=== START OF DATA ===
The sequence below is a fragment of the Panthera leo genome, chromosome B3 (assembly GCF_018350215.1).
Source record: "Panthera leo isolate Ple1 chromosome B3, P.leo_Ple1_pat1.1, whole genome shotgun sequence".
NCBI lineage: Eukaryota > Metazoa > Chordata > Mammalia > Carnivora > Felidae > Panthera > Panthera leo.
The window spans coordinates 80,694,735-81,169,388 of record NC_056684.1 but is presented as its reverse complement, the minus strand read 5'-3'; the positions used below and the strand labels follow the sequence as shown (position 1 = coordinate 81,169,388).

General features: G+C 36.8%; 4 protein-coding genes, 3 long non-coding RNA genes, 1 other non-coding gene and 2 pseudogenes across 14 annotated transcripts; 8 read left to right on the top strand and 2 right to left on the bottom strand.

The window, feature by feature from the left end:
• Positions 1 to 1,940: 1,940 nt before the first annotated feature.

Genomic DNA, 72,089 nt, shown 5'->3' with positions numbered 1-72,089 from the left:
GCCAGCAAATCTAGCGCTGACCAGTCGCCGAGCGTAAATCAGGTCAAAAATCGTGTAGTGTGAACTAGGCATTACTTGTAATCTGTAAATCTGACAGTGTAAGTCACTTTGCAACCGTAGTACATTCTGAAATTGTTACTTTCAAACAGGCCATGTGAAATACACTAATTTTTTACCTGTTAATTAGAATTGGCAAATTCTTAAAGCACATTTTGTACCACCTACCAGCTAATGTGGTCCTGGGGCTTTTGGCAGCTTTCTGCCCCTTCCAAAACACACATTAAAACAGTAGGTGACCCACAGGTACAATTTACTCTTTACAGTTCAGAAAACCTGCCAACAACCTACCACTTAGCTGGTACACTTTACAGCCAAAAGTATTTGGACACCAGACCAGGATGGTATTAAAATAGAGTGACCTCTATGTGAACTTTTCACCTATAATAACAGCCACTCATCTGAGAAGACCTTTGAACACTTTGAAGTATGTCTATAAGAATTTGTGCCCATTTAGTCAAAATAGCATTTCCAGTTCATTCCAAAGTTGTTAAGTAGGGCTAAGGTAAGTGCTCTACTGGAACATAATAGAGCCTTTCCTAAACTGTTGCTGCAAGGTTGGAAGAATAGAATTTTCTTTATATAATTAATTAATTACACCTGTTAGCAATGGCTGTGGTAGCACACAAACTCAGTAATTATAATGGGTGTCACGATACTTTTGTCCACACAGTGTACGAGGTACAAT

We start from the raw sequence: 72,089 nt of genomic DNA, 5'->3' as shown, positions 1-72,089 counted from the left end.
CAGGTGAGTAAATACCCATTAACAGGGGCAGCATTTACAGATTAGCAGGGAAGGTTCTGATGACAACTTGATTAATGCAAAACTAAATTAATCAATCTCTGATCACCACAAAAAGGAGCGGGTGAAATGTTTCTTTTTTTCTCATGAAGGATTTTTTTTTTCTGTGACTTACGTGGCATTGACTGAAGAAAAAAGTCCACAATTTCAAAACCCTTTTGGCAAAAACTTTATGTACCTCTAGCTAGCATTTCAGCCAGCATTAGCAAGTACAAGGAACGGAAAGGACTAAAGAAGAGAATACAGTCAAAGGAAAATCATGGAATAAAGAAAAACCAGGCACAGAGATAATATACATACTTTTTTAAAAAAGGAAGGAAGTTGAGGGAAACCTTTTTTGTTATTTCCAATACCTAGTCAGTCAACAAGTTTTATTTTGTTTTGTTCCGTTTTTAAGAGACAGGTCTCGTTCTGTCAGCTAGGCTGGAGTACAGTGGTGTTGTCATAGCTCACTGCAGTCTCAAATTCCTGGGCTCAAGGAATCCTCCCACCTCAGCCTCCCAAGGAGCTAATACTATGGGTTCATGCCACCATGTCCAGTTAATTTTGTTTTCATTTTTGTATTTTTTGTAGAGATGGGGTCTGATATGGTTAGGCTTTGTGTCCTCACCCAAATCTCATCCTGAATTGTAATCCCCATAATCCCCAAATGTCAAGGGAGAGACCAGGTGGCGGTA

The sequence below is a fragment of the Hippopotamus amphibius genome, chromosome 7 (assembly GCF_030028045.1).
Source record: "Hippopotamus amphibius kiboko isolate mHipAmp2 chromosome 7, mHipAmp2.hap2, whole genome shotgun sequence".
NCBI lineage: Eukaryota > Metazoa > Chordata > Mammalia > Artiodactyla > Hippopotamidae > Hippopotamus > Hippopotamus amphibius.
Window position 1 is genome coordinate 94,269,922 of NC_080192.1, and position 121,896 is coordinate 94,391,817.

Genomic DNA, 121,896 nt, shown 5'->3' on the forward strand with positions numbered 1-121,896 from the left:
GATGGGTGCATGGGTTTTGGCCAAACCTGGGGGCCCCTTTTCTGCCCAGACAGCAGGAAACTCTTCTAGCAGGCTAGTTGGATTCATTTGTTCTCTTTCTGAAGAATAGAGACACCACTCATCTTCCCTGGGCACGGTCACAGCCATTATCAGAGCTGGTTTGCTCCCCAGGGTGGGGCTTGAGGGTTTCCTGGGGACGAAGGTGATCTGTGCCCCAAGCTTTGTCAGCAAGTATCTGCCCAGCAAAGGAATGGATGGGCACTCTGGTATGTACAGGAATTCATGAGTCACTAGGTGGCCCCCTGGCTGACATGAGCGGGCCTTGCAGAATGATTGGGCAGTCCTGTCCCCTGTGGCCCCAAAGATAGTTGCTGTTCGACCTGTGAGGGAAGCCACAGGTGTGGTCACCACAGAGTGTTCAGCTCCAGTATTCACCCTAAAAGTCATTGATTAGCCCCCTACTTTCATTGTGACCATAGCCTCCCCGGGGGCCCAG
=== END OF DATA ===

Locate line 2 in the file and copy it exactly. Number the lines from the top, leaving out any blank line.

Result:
Source record: "Panthera leo isolate Ple1 chromosome B3, P.leo_Ple1_pat1.1, whole genome shotgun sequence".